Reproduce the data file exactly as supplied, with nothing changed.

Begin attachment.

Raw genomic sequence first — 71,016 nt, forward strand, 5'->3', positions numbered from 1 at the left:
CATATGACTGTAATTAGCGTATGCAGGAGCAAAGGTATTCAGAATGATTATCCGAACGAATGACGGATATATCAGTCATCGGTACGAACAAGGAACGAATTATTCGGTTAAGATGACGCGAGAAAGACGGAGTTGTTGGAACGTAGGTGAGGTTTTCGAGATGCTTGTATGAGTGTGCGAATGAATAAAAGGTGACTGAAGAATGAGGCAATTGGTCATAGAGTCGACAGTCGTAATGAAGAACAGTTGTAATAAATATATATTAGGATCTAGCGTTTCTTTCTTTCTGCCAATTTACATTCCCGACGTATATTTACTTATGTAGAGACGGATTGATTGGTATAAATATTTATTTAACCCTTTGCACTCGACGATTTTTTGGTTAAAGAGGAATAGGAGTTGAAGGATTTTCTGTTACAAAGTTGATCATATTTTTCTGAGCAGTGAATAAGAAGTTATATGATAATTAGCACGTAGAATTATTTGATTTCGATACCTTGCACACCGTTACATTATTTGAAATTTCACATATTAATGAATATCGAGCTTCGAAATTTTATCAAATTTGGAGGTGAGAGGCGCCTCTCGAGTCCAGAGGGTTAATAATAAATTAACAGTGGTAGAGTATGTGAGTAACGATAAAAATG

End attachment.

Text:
Raw genomic sequence first — 71,016 nt, forward strand, 5'->3', positions numbered from 1 at the left:
CATATGACTGTAATTAGCGTATGCAGGAGCAAAGGTATTCAGAATGATTATCCGAACGAATGACGGATATATCAGTCATCGGTACGAACAAGGAACGAATTATTCGGTTAAGATGACGCGAGAAAGACGGAGTTGTTGGAACGTAGGTGAGGTTTTCGAGATGCTTGTATGAGTGTGCGAATGAATAAAAGGTGACTGAAGAATGAGGCAATTGGTCATAGAGTCGACAGTCGTAATGAAGAACAGTTGTAATAAATATATATTAGGATCTAGCGTTTCTTTCTTTCTGCCAATTTACATTCCCGACGTATATTTACTTATGTAGAGACGGATTGATTGGTATAAATATTTATTTAACCCTTTGCACTCGACGATTTTTTGGTTAAAGAGGAATAGGAGTTGAAGGATTTTCTGTTACAAAGTTGATCATATTTTTCTGAGCAGTGAATAAGAAGTTATATGATAATTAGCACGTAGAATTATTTGATTTCGATACCTTGCACACCGTTACATTATTTGAAATTTCACATATTAATGAATATCGAGCTTCGAAATTTTATCAAATTTGGAGGTGAGAGGCGCCTCTCGAGTCCAGAGGGTTAATAATAAATTAACAGTGGTAGAGTATGTGAGTAACGATAAAAATG